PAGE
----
Tackle and Tactics
Fishing in Tobago again.
When I wrote the last piece on Tobago I hadn't been able to download the pictures sent by Boris - so here they are. I've repeated the text of his letter for completeness.
I spent another one-week holiday with 2 fishing pals (this time fishing only) in Tobago. I came back about 3 weeks ago. In the last few days I found some time to write about our experiences... So, as usual, no good English but hopefully readable for you in all it's meanings.
On our last stay in April, we saw only "a handfull" of tarpon hanging around. So we hoped in advance that this time (rainy season) there would be plenty of the giant "herrings". What a fallacy! There were again only very few tarpon (that we could see) at the favoured places. I think the main reason was the absence of bait fish. There were so few sprats available around the island, that some fishermen (live-bait fishers) quit going out. At the jetties was the only place we could catch sprats on some days in reasonable sizes and numbers with our cast net.
Back to our fishing. We fished every dusk and dawn except one day when we went out with a fisherman from Castara. This stay we fished as usual mainly with lures but we also had a few attempts with live-bait. We experienced that dawn and dusk wasn't the key for success. Nearly all of our fishes were caught later in the morning or earlier in the evening. We tried two dawns from the beaches plugging without success and several dusks also without much success. On the flats we tried our best to catch some bonefish. Interestingly nearly exactly one year ago, I always had success in the morning. This time we didn't manage to catch even one in at least 4 attempts! (2 mornings-, midday-, evening-sessions). The only bonefish we saw was a dead one washed up the beach.
Also we didn't catch any Snook this time. I only had one follower, which was small. In the Englishman's Bay we saw two Jack Blitzes, one from boat and a second at about 10 o'clock in the morning on the right side of the beach. We all had to run a few meters to reach the area where the fish were active. What a pity that we arrived too late to get a hook-up!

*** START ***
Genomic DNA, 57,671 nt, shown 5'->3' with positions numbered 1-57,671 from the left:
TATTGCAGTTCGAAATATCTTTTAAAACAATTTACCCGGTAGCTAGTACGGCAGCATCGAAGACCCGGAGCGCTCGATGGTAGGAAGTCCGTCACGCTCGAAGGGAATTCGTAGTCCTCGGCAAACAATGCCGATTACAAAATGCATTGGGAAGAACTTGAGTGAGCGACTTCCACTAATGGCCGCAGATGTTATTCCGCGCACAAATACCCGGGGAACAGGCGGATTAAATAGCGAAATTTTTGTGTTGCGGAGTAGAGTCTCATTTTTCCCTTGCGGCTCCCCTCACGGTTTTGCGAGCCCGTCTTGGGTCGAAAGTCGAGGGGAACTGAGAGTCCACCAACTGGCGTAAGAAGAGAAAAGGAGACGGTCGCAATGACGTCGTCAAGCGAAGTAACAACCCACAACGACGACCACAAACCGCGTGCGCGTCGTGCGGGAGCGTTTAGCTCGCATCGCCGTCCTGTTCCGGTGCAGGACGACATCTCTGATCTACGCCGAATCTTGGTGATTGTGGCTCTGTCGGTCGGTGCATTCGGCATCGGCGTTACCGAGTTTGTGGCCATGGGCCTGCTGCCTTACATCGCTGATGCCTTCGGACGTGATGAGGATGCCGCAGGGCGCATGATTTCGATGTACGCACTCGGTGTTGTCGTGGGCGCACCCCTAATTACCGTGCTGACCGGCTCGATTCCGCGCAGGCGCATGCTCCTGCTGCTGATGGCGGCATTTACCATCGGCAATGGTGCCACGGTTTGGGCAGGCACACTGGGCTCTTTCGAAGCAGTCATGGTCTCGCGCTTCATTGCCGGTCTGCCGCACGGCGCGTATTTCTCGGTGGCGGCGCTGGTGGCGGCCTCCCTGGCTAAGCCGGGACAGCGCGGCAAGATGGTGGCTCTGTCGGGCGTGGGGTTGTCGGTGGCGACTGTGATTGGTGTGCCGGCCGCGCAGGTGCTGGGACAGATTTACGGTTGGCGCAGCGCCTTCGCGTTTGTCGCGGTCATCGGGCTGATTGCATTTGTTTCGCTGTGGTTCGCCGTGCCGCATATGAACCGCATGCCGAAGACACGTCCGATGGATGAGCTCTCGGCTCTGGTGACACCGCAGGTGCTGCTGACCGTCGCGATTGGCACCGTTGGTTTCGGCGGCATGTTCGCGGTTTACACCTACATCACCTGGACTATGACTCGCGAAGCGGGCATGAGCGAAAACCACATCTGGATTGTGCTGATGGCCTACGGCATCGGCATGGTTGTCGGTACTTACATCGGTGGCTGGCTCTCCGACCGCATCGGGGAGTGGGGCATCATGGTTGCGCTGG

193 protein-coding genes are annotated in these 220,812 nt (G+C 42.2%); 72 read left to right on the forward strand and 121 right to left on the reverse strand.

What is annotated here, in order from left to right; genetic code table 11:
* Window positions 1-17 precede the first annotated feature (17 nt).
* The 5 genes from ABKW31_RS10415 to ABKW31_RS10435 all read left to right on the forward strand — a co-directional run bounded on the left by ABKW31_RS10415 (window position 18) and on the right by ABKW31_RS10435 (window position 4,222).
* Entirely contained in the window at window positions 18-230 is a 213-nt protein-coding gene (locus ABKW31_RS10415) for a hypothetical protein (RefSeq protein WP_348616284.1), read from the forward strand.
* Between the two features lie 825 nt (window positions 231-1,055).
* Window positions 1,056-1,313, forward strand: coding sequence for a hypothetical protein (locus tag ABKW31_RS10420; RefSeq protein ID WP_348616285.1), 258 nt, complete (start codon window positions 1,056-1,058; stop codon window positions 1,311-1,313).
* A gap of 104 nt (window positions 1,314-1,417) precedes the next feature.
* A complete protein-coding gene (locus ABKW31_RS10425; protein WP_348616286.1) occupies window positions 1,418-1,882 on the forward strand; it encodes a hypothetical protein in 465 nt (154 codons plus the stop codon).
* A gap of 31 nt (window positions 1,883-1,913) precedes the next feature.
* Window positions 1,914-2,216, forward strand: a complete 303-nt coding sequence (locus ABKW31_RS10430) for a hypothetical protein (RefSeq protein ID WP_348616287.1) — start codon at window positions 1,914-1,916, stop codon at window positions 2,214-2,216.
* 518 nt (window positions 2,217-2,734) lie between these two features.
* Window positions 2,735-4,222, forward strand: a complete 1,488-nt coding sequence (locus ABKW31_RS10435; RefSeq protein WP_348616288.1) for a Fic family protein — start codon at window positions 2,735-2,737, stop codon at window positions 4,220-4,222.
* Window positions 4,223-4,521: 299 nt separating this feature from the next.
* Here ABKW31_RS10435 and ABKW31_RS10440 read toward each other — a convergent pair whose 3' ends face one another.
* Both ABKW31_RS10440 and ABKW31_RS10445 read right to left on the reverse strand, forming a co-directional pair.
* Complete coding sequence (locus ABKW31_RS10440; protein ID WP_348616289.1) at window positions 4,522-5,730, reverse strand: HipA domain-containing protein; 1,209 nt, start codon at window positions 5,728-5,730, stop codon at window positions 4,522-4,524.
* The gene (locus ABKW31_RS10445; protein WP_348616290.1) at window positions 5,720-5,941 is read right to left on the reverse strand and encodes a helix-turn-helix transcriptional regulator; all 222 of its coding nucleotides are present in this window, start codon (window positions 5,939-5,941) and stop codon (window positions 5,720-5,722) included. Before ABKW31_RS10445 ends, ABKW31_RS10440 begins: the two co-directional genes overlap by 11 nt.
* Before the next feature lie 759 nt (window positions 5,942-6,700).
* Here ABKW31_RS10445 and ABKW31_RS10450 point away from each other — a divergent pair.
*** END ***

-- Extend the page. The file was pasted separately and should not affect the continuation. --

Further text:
Typical jacks - ML
Jacks - We had a few Jacks from shore up to 3-3.5 kg all from the same bay. This was the only place where we saw small brown noddys and pelicans hunting for sprats. Because of that we walked far out to where the flat/reef drops off to a few meters. It was very hard standing on the stones fighting every wave. My new and hopefully saltwater resistant Shimano Twinpower SW was a good investment since my equipment and myself got washed a few times by big waves.
Tarpon - One day we saw a few tarpon rolling around midday. This time we had luck at the jetties catching sprats. We free-lined them on a 4/0 Circlehook, standing in waist-deep water. I had 3 takes all of which I lost! My friend caught a small Tarpon of maybe 15-18 lbs.
I lost all of my fish because I was using 0.60 mm hard mono which always got rubbed by the horny plates. I didn't know that a tarpon would rub through 20 kg hard mono!
For the following attempts we switched to short wire traces. I don't know if it was because of the (decent) wire leaders but we didn't manage another take!
Although we were using circle hooks, none of our Tarpon had the hooks in the corner of it's mouth. (we didn't wait long to tighten the line after feeling a take - maybe 2-3 seconds). I lost a really big one (for me) of maybe 40-50 lbs. It was amazing seeing him jumping out of the water. By his 3rd or 4th jump the line went slack and after reeling in I could see that the trace was totally rough at the end where the hook was supposed to be. Damn!
I managed a baby-tarpon of maybe 4-5 lbs in Little Englishman's Bay on a small Rapala countdown. Sadly the fish was hooked in one of his eyes. When I was thinking about what to do with the fish, a guy was running towards us. It was clear that he saw me fighting the fish and he was after it. I told him that tarpon has a lot of bones and an oily taste but he was convinced that it is good for eating.